"Nothing is going to beat it," he says, predicting that over the next few months Nalcor will be ready to sit down and after years of preparation finally have serious discussions with potential customers.
"At that point I'd expect Ontario to say, Let's talk," he says.
Ontario would be foolish not to. Nalcor figures it could get the Lower Churchill facility pumping out its first electrons as early as 2016, and that power would be available for more than 100 years. We're talking highly flexible clean power, that can be dispatched quickly when needed.
The added bonus, of course, is that it's emission-free.
"We're exploring it," says Ben Chin, a spokesman for the Ontario Power Authority.
Chin said the attractiveness of doing a deal with Nalcor comes down to the cost of the electricity from Lower Churchill and the ability of the company to transmit it across Quebec.
Martin doesn't see the Quebec issue as a major stumbling block, as regulation requires the province to allow access to its grid in return for a set tariff. Hydro Quebec and Nalcor are just working out the details.
Any costs to Ontario would build in the price of that tariff, but what's most important is how that final cost would compare to the next-best alternative.
Ontario will need to spend billions of dollars to expand Hydro One's transmission system in order to tap its own northern hydroelectric resources.
To import hydroelectricity from Manitoba would require an even more costly and aggressive project requiring many years to complete and dozens of separate agreements with aboriginal groups.
There's always nuclear, but that's proving increasingly expensive, risky and inflexible for the type of power Ontario needs. It also takes 10 years to build and comes with waste-management problems that are not yet resolved. Ontario could do a deal to import more power from Quebec, but that needn't preclude a separate deal with Nalcor.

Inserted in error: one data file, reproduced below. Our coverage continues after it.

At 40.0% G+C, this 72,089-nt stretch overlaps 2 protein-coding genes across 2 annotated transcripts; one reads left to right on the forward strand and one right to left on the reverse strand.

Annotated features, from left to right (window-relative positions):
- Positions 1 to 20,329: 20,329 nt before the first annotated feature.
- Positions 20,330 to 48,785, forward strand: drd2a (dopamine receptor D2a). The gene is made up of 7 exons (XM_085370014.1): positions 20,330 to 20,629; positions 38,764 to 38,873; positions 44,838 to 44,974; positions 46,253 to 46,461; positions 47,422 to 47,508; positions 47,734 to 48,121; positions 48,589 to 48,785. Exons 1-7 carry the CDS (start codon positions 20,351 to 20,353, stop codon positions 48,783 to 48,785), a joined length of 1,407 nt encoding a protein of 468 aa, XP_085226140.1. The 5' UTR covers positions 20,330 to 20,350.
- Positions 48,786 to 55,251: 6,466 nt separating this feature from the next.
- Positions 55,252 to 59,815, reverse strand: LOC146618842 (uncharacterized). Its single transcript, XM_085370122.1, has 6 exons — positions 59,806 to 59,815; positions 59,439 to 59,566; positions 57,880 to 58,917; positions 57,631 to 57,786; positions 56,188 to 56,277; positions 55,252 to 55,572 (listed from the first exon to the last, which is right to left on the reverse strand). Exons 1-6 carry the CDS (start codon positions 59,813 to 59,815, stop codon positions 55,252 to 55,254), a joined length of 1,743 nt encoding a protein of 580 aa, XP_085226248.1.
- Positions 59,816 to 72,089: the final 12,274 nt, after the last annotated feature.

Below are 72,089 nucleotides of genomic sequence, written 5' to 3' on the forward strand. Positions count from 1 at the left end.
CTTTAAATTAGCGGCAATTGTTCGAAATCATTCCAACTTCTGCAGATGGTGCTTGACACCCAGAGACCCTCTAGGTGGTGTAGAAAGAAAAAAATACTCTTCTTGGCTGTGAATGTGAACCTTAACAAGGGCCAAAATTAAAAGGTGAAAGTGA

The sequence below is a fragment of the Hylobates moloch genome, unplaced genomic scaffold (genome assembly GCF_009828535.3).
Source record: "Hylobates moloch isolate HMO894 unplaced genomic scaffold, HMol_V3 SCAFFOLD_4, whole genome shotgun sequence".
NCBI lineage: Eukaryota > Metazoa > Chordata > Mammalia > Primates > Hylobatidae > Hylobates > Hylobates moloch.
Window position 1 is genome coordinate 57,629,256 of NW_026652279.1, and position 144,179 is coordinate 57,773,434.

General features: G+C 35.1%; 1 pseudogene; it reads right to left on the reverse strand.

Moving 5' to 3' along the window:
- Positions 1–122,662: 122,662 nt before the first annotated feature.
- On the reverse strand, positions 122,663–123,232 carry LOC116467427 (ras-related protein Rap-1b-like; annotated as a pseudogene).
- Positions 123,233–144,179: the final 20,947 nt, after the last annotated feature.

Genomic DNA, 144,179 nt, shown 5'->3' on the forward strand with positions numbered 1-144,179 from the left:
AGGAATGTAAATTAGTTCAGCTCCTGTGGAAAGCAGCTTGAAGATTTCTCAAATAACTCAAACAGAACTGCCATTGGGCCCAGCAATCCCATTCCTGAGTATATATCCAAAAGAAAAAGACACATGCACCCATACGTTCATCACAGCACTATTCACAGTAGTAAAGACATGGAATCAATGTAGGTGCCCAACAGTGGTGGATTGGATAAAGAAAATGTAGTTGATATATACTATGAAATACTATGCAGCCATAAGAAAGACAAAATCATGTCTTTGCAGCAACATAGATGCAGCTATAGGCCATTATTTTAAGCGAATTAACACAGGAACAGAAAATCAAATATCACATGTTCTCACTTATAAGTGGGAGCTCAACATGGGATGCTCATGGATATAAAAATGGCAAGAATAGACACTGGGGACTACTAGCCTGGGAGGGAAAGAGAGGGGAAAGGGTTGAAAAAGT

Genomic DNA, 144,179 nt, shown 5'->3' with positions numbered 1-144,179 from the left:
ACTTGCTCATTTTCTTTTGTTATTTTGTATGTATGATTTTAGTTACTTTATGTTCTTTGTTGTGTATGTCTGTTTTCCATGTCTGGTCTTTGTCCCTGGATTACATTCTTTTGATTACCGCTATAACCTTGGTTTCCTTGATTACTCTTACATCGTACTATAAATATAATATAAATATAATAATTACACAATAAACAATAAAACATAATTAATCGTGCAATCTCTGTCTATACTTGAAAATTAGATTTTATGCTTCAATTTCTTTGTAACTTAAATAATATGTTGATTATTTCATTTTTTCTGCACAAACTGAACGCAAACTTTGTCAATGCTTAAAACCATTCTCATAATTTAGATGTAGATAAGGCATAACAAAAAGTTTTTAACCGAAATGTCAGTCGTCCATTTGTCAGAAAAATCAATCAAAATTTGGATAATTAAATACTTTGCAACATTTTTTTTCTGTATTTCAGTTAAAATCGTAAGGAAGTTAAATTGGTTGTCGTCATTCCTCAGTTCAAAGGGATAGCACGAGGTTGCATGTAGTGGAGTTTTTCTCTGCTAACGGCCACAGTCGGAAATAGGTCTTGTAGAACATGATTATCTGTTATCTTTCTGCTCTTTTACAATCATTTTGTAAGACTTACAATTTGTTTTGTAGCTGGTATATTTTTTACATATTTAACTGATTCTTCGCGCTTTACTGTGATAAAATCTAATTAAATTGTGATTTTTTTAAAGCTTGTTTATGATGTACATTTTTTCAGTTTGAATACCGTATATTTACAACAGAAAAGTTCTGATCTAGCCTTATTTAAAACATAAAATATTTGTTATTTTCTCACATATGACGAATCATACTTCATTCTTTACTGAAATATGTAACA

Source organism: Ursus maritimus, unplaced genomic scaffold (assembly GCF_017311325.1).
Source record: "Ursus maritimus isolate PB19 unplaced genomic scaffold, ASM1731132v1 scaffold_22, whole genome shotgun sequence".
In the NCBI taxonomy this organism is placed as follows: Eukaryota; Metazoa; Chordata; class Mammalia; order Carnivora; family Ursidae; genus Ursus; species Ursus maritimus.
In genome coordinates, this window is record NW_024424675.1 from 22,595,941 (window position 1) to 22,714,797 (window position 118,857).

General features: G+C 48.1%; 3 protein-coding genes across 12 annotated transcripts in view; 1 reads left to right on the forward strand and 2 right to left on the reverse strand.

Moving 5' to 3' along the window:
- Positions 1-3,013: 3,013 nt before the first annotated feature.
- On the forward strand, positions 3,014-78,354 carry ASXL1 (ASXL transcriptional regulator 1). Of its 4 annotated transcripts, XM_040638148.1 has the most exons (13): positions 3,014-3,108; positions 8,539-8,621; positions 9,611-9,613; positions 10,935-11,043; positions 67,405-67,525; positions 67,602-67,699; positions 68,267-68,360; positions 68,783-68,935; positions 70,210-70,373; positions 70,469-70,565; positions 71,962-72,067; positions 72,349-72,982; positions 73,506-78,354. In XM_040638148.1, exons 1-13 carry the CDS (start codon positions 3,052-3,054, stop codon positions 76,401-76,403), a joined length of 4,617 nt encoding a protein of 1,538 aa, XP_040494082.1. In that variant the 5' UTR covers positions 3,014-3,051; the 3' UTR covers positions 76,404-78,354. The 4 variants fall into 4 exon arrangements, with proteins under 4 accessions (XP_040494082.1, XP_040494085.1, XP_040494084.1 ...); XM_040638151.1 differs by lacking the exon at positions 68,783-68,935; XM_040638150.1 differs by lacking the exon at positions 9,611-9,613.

What's clear is that Nalcor is ready to sit down and do business, and it's being open about how any potential deals could be structured.
"We're not closing our eyes to anything," says Martin, acknowledging that Ontario has many options under consideration. "We understand that we have to beat the next-best alternatives. If it costs you X amount to build here, here or here, just let us know what that is and we can probably do a little better."
Martin adds that Ontario doesn't need to worry much about lost job opportunities.
Nalcor estimates about two-thirds of the direct and indirect work will be done outside Newfoundland and Labrador, with much of it coming to Ontario's steel industry and manufacturing sector.
The devil is obviously in the details. Finance Minister Dwight Duncan, when he served as Ontario's energy minister, warned that such long-term agreements are always tricky to negotiate.
"I don't want my grandchildren to look back in 20 years and say `What were they thinking?'" he said in 2006.
Martin will have to convince Ontario that both sides can walk away happy. And, from what I could gather, he's quite determined to try.